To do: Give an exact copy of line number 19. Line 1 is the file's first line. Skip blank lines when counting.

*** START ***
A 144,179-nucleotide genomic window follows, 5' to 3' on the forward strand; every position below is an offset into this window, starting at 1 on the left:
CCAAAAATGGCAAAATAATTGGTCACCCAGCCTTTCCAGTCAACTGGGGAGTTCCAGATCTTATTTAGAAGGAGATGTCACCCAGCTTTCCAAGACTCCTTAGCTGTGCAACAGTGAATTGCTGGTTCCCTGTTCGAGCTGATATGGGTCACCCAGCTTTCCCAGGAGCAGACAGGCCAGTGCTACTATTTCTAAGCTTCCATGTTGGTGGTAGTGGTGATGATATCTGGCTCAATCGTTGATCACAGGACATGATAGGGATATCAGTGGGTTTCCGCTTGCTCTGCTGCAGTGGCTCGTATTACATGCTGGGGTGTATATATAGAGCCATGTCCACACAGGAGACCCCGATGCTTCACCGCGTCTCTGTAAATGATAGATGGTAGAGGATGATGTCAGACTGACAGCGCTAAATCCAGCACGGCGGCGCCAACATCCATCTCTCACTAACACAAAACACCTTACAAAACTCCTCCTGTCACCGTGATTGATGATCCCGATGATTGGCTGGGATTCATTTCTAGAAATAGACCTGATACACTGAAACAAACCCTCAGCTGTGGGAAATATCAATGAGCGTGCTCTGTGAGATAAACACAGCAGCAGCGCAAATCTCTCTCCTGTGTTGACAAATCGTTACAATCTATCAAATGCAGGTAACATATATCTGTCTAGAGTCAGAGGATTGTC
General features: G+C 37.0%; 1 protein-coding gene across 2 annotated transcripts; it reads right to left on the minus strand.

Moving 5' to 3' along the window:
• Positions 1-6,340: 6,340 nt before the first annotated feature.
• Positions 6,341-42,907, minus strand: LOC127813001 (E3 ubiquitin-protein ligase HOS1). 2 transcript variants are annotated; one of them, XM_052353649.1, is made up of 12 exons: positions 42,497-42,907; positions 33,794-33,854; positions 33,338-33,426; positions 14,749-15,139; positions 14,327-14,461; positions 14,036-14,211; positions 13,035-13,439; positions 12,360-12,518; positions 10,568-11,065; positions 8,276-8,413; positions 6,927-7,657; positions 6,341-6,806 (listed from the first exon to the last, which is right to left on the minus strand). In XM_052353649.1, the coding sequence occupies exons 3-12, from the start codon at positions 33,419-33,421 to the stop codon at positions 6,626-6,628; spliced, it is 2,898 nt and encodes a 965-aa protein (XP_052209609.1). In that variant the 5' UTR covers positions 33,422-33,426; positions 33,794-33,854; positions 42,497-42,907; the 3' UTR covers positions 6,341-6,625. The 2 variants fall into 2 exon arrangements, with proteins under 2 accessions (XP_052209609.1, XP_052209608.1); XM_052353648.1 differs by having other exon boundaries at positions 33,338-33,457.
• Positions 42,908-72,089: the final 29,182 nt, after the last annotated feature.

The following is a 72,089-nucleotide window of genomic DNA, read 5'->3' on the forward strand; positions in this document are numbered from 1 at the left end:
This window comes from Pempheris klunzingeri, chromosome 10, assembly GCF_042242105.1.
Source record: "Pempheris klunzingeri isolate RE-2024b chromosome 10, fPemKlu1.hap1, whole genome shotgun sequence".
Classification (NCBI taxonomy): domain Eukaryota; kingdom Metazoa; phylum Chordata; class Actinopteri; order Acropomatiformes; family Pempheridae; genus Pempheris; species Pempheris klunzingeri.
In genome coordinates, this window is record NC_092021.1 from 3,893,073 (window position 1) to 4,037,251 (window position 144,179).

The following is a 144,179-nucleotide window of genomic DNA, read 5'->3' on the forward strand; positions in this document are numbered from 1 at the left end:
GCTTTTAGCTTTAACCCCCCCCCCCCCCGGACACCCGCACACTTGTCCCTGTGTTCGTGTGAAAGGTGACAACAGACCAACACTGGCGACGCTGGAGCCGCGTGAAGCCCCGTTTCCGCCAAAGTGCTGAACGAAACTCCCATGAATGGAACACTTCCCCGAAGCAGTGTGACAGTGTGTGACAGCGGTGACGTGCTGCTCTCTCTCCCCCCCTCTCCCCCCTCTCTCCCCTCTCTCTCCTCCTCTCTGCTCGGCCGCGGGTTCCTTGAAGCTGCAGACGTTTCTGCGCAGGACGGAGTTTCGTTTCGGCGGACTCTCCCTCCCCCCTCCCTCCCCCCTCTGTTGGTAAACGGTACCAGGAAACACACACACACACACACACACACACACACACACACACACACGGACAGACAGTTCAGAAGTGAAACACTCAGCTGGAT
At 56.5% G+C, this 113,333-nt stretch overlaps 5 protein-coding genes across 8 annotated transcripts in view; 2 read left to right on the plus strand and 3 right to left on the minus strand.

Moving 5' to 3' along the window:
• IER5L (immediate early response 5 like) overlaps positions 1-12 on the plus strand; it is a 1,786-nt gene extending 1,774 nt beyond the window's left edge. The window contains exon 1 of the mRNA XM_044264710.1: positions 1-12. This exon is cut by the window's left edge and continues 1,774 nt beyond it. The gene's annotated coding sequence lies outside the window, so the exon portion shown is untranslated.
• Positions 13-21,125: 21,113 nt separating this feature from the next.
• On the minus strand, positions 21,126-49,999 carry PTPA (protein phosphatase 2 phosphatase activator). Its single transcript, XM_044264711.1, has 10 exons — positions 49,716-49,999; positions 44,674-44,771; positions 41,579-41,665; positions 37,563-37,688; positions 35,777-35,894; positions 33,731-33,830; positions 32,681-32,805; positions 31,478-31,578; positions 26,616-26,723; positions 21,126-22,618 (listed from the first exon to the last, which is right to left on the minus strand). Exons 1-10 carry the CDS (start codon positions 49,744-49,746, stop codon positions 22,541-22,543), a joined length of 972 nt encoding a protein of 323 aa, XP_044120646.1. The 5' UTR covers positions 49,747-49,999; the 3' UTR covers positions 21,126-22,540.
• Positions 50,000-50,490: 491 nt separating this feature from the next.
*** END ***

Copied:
• On the minus strand, positions 21,126-49,999 carry PTPA (protein phosphatase 2 phosphatase activator). Its single transcript, XM_044264711.1, has 10 exons — positions 49,716-49,999; positions 44,674-44,771; positions 41,579-41,665; positions 37,563-37,688; positions 35,777-35,894; positions 33,731-33,830; positions 32,681-32,805; positions 31,478-31,578; positions 26,616-26,723; positions 21,126-22,618 (listed from the first exon to the last, which is right to left on the minus strand). Exons 1-10 carry the CDS (start codon positions 49,744-49,746, stop codon positions 22,541-22,543), a joined length of 972 nt encoding a protein of 323 aa, XP_044120646.1. The 5' UTR covers positions 49,747-49,999; the 3' UTR covers positions 21,126-22,540.